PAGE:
Mysterious X-37B Spacecraft Will Launch Sixth Mission Later This Month to Conduct Secretive 'On-Orbit Experiments'

The Air Force's mysterious X-37B Orbital Test Vehicle is scheduled to launch its sixth mission later this month from Cape Canaveral, Florida. And unlike previous journeys into orbit, we have been told at least some of the reasons why.

The unmanned shuttle's payloads have been notoriously secretive for years—fueling rampant speculation among those without high security clearance—but are generally believed to focus on technology experiments on satellites or sensors.

Now, officials behind the next launch have provided an unprecedented glimpse behind the project, confirming the mission will include "on-orbit" experiments.

Air Force Secretary Barbara M. Barrett said this week during a webinar hosted by The Space Foundation this week the launch will take place May 16 and is set to "host more experiments than any prior X-37B flight, including two NASA experiments."

Appearing beside General John W. Raymond, she said: "One is a sample plate evaluating the reaction of select significant materials to conditions in space.

"The second studies the effect of ambient space radiation on seeds. A third, designed by the Naval Research Laboratory, transforms solar power into radio frequency microwave energy, then studies transmitting that energy to Earth."

U.S. Air Force officials this week said it is the ability to test new systems in space and return them to Earth that makes the X-37B program so unique.

And while still vague, they noted that its next mission will help to "effectively develop space capabilities necessary to maintain superiority in the space domain."

"This sixth mission is a big step for the X-37B program," said Randy Walden, Program Executive Officer for the Department of the Air Force Rapid Capabilities Office.

"This will be the first X-37B mission to use a service module to host experiments. The incorporation... on this mission enables us to continue to expand the capabilities of the spacecraft and host more experiments than any of the previous missions."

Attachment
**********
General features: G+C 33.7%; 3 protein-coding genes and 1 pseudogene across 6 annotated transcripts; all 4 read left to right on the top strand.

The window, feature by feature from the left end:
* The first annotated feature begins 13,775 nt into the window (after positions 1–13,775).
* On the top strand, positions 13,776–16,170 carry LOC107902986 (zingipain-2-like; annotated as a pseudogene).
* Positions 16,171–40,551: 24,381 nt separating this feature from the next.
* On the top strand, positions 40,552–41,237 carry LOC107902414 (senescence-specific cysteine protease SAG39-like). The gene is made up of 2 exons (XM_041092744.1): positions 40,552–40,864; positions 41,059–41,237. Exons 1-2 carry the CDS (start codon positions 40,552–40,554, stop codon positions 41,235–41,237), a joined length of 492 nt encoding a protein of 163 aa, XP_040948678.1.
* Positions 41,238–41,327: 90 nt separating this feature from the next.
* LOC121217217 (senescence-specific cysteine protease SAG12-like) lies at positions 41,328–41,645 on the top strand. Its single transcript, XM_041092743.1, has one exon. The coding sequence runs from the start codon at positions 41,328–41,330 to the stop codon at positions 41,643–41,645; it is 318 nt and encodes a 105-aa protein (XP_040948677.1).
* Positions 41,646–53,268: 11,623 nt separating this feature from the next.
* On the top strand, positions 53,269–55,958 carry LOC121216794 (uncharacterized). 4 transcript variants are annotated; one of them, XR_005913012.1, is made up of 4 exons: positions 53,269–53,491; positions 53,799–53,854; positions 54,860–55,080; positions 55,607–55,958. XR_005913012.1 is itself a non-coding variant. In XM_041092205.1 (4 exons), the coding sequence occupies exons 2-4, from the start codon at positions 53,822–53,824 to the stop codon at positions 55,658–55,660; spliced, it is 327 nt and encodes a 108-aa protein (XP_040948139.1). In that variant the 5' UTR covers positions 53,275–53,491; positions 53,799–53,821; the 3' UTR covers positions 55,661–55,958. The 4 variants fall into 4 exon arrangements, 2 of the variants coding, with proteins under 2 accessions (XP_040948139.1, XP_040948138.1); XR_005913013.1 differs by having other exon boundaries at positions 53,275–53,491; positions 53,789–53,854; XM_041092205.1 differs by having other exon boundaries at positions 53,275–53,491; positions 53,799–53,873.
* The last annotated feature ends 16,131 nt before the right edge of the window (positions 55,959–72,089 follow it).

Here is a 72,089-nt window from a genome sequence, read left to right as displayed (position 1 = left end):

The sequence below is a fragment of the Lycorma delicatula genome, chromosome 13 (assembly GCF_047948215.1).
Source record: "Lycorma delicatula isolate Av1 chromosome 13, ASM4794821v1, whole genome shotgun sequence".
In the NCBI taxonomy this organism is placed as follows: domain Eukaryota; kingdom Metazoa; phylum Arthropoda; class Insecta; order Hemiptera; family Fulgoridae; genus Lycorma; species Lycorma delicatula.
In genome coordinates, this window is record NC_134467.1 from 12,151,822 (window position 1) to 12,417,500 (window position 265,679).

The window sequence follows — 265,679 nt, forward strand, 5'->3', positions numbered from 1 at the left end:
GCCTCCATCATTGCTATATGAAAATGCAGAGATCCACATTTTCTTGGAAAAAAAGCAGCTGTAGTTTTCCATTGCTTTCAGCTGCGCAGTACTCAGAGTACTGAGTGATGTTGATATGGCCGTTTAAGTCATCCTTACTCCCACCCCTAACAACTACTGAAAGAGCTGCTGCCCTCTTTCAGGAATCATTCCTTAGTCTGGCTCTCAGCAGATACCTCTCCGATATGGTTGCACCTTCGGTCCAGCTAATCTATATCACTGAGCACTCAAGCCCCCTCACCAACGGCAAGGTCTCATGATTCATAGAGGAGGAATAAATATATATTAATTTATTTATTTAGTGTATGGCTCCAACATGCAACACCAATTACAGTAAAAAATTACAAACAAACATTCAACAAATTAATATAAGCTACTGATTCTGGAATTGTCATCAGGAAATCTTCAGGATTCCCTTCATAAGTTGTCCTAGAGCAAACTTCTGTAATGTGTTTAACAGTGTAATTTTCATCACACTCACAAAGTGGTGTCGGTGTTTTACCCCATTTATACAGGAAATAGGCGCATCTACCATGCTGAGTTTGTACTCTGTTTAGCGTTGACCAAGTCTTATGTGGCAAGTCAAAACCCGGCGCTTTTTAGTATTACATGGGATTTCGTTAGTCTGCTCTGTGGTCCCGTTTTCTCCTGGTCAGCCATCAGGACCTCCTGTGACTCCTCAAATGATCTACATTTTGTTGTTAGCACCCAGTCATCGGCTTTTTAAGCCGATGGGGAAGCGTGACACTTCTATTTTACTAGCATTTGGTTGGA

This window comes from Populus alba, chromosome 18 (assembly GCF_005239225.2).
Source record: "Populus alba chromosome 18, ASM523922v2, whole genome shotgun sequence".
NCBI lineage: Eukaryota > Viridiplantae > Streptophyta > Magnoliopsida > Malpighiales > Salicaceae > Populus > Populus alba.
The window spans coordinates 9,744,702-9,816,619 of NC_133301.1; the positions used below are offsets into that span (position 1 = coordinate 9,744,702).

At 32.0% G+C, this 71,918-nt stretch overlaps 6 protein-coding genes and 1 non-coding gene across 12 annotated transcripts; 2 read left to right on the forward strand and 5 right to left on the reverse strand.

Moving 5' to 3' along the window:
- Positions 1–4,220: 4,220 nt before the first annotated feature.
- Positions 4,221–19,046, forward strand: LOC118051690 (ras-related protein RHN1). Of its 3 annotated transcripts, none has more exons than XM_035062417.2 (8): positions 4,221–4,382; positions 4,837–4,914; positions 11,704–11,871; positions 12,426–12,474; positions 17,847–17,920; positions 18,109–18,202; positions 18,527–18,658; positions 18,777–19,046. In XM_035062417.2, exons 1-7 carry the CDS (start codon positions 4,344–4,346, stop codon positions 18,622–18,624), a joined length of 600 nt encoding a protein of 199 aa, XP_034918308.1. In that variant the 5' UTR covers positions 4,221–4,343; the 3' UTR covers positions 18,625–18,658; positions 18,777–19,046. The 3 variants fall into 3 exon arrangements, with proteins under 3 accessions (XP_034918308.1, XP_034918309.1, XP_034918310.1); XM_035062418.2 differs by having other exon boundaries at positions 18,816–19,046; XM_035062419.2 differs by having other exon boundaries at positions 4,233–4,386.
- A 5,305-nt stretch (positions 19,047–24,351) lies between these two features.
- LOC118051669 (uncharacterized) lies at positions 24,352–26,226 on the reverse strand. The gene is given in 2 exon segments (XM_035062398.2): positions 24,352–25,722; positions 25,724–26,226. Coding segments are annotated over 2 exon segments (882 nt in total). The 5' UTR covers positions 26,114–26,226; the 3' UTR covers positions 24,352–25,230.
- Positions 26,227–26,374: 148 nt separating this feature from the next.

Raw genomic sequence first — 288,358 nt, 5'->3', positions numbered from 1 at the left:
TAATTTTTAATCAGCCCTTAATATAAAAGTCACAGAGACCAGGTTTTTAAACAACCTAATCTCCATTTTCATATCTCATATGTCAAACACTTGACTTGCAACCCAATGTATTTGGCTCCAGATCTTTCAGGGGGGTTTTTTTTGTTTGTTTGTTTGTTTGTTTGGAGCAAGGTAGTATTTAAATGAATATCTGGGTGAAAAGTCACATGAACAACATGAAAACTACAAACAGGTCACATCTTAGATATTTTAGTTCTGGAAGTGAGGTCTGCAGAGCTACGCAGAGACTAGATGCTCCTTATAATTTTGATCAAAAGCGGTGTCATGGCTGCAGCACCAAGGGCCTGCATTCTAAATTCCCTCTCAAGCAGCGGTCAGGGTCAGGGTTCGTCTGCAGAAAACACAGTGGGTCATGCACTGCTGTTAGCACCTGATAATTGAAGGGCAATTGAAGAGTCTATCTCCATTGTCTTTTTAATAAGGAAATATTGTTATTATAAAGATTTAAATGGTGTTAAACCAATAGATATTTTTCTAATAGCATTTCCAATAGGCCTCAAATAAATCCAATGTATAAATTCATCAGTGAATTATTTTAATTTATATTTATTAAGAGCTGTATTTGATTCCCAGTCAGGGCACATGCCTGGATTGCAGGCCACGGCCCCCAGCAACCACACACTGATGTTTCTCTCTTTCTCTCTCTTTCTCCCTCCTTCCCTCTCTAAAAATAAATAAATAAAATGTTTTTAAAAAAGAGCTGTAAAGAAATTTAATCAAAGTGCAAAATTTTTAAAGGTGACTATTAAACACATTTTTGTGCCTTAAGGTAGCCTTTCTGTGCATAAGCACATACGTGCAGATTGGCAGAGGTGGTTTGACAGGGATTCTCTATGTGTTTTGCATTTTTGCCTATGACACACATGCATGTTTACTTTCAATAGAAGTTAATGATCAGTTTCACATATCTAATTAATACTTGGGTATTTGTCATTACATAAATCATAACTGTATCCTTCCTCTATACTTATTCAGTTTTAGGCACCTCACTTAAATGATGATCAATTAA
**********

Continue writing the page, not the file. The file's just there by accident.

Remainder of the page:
The X-37B spacecraft is considered an Air Force asset however the U.S. Space Force is now responsible for its launch, on-orbit operations, and eventual landing.

It has now been confirmed the next mission will deploy a small FalconSat-8 satellite to conduct several experiments on orbit. Officials described this as being an "educational platform that will carry five experimental payloads for USAFA (United States Air Force Academy) to operate."

The NASA experiments are designed to study the results of radiation and other space effects on a materials sample plate and seeds that are used to grow food.

Lieutenant Colonel Jonathan Keen, the X-37B program manager, said: "We are excited to return the X-37B to space and conduct numerous on-orbit experiments."

According to the U.S. Space Force, the X-37B program completed its fifth mission in October 2019. It landed after 780 days on-orbit. In total, the spacecraft has spent 2,865 days—or seven years and 10 months—on-orbit during its missions.

Encapsulated X-37B Orbital Test Vehicle for United States Space Force-7 mission Boeing/Air Force